My latest piece is about the economic costs of the Maoist-imposed strike in Nepal. Yesterday, credited to diplomatic and open public pressure, the Maoist party ‘postponed’ the discord (as if imposing strike is their property right!). My point is easy: if the celebrations continue with hits, the Nepali economy will collapse then. And here are my prior costs estimation of bandas Here. Pretty much everything is in a standstill since May 1. The UCPN-Maoist has imposed an indefinite hit to topple the national authorities. In the nation of over twenty-eight million people, few hundred of thousands of supporters, both willing and reluctant, are bused into cities, including Kathmandu, to show discontent over the ruling of the prevailing government.
This is battering the ailing overall economy hard. The political leaders need to understand that you will see no tranquility and the constitution would mean very little when there is an economic tsunami. A dysfunctional overall economy shall inflict more pain than the politics upheavals we’ve been witnessing since 1996. Without urgent remedial policies for the collapsing economy, no matter who and which party runs the government, the situation is only going to get bad. A lot of the factors behind and remedies for the collapsing economy can be traced back again to an unstable political climate and persistent strikes.
More with this in a minute. First, lets be clear about the deteriorating macroeconomic situation. The official inflation rate has been hovering around 12 percent and it is not likely to come down anytime soon if supply-side constraints persist. Trade deficit reached Rs 206.07 billion, a 62.9 percent growth against 29.5 percent growth in the first eight weeks of last fiscal 12 months. Exports declined by 8 percent while imports surged by 43.9 percent.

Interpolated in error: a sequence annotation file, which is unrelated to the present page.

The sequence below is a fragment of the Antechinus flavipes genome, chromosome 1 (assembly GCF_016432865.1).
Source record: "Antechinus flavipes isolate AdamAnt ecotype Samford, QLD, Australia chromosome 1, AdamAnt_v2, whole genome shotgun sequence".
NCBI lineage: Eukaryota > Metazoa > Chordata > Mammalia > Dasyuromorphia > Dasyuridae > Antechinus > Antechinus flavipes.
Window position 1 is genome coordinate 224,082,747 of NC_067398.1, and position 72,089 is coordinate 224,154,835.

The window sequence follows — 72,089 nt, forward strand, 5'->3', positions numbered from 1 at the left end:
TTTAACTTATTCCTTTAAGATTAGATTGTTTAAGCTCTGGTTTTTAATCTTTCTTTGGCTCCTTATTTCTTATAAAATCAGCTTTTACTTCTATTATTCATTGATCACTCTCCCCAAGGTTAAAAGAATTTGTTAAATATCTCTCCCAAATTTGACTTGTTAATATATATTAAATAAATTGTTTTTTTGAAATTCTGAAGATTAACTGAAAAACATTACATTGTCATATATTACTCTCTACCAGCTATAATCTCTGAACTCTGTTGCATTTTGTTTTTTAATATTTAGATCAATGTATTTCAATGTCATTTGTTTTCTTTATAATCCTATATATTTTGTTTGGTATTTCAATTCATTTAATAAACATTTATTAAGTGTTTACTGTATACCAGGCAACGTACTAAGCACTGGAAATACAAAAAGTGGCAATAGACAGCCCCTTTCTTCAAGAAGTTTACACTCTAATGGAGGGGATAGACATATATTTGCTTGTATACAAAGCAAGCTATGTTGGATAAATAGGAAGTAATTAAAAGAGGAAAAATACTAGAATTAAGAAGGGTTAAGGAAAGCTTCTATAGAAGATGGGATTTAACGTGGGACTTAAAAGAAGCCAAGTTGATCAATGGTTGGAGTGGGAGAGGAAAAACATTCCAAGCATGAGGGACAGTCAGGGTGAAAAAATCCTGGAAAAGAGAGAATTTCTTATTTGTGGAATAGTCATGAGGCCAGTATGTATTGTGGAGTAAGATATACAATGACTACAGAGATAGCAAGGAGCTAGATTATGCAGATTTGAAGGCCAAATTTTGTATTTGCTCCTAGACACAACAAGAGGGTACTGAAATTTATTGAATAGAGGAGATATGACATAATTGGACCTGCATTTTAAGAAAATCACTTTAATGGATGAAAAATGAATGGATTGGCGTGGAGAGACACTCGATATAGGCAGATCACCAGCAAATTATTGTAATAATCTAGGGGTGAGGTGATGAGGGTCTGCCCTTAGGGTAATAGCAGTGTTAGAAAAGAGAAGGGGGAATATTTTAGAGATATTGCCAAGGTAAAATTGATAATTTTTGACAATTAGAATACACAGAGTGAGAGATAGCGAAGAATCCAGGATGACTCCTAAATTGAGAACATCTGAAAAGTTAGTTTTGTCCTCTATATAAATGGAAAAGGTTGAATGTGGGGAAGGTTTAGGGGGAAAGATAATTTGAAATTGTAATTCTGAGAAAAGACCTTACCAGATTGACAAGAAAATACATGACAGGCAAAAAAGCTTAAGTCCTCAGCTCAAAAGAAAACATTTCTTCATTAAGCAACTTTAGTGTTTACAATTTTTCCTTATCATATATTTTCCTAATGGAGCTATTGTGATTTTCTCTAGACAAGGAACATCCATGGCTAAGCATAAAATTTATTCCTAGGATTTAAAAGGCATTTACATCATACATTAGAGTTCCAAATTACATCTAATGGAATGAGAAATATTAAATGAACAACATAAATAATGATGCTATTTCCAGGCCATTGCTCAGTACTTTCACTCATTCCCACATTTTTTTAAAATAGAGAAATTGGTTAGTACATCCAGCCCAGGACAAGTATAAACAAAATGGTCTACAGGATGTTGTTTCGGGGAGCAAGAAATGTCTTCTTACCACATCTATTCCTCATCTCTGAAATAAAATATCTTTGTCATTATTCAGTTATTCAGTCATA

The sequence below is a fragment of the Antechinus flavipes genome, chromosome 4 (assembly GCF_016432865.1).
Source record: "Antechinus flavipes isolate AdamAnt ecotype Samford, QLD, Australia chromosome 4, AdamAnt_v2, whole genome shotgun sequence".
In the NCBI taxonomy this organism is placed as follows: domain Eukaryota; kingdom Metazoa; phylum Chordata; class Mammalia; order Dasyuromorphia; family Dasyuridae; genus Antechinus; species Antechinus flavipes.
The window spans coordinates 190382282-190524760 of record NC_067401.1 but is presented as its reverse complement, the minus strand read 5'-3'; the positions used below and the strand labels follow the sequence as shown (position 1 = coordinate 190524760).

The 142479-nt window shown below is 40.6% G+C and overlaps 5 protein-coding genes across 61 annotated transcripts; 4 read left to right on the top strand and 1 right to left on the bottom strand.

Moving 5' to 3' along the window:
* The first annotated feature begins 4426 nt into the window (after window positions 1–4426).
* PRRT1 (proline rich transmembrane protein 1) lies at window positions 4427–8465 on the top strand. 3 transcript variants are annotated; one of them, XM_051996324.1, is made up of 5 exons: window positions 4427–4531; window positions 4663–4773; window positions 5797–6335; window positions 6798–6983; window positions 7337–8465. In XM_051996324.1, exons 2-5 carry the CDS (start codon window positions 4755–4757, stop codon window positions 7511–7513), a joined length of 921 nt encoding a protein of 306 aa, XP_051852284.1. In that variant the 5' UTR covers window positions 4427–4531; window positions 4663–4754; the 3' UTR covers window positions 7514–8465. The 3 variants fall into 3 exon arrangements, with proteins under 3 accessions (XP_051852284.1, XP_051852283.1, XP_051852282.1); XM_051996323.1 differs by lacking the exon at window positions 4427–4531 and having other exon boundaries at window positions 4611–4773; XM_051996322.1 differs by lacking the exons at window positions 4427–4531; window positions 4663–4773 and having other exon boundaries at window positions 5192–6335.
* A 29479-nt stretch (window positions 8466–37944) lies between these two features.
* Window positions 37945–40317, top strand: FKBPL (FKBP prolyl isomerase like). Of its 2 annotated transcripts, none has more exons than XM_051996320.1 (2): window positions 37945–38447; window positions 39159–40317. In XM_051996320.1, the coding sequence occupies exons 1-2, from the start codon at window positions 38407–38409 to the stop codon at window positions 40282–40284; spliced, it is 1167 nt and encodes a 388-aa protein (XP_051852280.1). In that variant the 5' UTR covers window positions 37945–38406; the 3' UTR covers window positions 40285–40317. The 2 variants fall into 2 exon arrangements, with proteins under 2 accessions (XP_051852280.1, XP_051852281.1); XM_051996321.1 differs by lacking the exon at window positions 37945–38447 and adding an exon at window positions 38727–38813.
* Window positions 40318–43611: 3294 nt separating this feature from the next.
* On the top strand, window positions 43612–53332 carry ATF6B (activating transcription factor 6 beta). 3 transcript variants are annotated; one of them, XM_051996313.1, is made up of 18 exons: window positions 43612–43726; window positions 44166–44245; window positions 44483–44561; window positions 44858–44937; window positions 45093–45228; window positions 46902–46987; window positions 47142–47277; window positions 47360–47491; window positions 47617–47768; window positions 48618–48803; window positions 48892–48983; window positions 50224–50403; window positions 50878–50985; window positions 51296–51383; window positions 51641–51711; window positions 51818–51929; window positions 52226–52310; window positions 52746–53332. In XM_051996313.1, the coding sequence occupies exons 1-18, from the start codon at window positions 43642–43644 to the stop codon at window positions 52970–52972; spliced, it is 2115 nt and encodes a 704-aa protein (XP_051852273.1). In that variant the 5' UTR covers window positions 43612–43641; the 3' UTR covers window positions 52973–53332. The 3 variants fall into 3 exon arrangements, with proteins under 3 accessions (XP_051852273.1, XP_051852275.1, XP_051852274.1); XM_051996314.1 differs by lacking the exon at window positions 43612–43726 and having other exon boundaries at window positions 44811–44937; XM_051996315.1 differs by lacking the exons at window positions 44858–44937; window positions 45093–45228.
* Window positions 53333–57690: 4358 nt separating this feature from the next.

Meantime, remittances reached Rs. 146.93 billion, a 9.9 percent growth as compared to 58.9 percent development last season. The rapid rise in trade deficit is drawing down official reserves, which is enough to fund only 6.6 a few months of products and service imports. We used to have reserve enough to invest in nine months of imports.
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Worse, current account deficit (% of GDP) is likely to maintain the negative territory and GDP growth rate to stagnate around 4 percent for at least until 2015, according to the IMF’s estimate. On top of this, there is liquidity crunch on the market. Recently, we experienced a severe lack of domestic money. The Indian rupee is gradually becoming a popular currency option credited to lack of confidence in the Nepali rupee.
While the casing sector is bubbling, other successful industries are suffocating with too little liquidity. The central bank or investment company has recently injected net liquidity of Rs 69. 12 months 1 billion up to now this. The commercial banks are jacking up interest levels, which makes it harder for investors to withdraw money and serve interest payments.
Despite high interest, deposit growth is leaner than last year’s. The inter bank or investment company lending rate increased by 8.85 percent from 6.38 percent. This means that even banks are wary of lending to each other. Most of the factors are getting bad progressively. Much worse is yet to come, if the current political instability, strikes, bandas, and financial stalemate persist.